Here is his approach, as described in Janet Lowe's cited work and further discussed in John Train's books, The Money Masters (1980) and The Midas Touch (1987):
 Take the average AAA (or Aaa) corporate bond yield and multiply by 2;
 Assure that the earnings yield (the reciprocal of the P/E) of the candidate stock is greater than the result from #1;
 A company with a P/E of 10 will have an earnings yield of 10, one with a P/E of 5, will have an earnings yield of 20. If the AAA corporate bond yield is 10, the earnings yield of 10 (P/E of 10) will not do, as it must be twice the AAA corporate bond yield. But if it is 20 (P/E of 5), that works perfectly. A P/E of 4 equates to an earnings yield of 25, more than adequate when the AAA corporate bond yield is 10. Today the AAA corporate bond yield is around 5.5. Double that, and the earnings yield must be at least 11. Thus, the P/Es considered must be no greater than 9.09. (If my arithmetic is correct, to obtain the maximum allowable price to earnings ratio under this strategy, divide 100 by twice the AAA corporate bond yield.) Note: even if the formula from the AAA corporate bond yield would permit it, never invest in stocks with a P/E above 10.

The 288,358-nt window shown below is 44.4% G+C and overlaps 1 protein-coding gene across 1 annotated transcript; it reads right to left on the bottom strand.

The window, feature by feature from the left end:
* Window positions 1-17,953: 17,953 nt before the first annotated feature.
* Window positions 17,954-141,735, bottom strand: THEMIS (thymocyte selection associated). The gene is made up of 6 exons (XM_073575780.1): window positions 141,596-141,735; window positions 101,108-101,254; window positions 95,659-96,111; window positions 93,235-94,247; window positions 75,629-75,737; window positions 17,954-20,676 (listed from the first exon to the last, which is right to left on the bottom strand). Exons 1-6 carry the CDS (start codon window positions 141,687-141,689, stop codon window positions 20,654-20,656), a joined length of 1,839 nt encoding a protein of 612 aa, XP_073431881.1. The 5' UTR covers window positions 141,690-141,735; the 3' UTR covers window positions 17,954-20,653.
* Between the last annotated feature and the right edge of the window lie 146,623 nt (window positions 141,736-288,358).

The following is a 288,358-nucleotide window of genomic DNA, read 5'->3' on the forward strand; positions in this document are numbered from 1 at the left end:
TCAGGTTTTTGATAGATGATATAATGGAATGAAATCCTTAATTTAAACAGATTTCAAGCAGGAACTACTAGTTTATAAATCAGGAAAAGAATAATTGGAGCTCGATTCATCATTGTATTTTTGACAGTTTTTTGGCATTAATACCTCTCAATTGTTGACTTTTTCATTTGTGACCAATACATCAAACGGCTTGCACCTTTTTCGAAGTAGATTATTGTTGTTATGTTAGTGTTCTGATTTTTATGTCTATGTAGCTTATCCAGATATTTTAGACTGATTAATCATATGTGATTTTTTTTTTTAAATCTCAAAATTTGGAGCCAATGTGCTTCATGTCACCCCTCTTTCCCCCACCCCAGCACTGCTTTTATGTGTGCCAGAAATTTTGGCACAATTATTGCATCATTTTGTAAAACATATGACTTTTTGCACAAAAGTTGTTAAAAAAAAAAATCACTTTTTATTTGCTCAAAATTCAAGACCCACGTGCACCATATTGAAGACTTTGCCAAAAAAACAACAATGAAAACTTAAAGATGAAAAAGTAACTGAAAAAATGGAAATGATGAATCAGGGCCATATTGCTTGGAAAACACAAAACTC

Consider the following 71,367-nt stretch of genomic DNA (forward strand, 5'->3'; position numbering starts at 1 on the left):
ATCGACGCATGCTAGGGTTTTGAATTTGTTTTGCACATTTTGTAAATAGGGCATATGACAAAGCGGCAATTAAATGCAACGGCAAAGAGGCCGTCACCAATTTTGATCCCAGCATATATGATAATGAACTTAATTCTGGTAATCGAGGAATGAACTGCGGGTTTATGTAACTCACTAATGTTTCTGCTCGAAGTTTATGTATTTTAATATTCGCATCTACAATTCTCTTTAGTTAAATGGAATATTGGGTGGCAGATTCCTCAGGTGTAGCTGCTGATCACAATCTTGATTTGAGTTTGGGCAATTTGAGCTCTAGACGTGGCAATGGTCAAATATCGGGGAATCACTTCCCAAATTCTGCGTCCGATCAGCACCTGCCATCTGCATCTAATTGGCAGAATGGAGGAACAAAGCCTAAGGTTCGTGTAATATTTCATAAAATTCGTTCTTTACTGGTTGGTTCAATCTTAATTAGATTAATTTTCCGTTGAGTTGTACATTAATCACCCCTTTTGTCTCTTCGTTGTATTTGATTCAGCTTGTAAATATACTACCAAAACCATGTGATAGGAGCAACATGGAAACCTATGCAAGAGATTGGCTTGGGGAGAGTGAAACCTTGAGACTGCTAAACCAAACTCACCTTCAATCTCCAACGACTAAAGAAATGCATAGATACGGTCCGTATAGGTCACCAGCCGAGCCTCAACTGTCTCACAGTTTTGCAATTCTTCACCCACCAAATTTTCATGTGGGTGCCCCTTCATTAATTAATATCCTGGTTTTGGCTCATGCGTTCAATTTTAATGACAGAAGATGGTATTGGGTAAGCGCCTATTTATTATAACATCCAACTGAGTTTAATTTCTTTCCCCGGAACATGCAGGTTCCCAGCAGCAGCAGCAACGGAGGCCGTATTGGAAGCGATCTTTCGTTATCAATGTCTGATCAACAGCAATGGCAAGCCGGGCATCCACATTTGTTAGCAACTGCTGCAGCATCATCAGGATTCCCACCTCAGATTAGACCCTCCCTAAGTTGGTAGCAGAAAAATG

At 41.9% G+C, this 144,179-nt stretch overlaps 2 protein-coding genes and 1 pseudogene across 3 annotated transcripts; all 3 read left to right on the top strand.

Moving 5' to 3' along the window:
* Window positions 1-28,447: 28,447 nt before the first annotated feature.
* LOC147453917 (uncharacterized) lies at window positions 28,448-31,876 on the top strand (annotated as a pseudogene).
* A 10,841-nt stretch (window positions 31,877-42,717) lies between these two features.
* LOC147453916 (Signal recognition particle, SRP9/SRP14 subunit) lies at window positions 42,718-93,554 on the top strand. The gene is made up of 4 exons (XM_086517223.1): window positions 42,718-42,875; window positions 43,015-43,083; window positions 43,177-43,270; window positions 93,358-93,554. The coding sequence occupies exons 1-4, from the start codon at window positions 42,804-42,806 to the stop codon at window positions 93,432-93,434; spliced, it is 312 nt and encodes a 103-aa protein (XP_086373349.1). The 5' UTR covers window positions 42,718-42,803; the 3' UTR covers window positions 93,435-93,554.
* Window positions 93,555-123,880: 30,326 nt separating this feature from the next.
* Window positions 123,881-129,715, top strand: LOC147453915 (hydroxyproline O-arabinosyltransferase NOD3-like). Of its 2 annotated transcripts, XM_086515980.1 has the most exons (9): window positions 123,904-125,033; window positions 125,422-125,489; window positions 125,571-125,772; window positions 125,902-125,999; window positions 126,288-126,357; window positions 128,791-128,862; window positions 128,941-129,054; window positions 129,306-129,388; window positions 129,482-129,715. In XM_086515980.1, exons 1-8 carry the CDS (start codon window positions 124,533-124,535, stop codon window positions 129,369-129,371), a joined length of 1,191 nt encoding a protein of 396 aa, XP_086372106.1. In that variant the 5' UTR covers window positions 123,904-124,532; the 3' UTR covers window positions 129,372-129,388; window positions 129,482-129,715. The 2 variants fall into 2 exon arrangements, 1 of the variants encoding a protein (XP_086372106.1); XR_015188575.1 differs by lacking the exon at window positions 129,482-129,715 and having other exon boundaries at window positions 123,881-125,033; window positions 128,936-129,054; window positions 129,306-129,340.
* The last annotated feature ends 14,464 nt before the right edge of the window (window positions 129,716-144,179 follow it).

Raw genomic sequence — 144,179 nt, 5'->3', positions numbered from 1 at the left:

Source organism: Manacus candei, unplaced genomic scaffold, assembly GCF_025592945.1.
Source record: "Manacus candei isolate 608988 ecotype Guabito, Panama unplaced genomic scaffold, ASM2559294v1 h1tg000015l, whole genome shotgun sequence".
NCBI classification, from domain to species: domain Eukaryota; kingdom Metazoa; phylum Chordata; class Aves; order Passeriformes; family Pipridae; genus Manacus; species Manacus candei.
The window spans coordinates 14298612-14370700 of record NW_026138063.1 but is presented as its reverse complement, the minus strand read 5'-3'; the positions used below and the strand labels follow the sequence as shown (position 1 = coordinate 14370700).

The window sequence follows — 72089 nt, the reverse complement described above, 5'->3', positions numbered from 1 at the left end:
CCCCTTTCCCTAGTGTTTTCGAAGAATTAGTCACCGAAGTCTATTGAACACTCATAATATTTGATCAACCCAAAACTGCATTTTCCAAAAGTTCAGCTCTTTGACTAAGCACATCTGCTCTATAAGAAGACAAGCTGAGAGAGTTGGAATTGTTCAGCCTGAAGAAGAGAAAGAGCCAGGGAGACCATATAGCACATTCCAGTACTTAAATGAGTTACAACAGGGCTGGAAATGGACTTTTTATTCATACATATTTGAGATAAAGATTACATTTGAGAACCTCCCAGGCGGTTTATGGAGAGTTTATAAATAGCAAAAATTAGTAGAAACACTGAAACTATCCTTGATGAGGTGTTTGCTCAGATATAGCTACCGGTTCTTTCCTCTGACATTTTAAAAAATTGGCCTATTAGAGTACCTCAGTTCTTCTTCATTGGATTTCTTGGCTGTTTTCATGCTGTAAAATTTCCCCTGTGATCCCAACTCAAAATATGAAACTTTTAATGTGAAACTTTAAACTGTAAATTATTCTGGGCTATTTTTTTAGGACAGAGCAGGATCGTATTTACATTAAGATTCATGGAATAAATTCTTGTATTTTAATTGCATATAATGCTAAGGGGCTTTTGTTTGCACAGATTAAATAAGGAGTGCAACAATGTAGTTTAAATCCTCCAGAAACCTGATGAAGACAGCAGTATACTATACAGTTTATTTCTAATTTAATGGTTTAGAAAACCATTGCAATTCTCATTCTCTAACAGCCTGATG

Considering only stocks with P/Es of 10 or below and such that the earnings yield is at least twice the AAA corporate bond yield, check the ratio of shareholders' equity to total assets. All acceptable candidate stocks must have shareholders' equity to total assets of 50% (.50) or greater.
 Create a portfolio of at least 30 such stocks.
 Hold each asset until it has appreciated 50% or more or until it has been held to the end of the second calendar year from date of purchase, whichever first (i.e. if bought May 13, 2003, sell by the end of December, 2005, at the latest).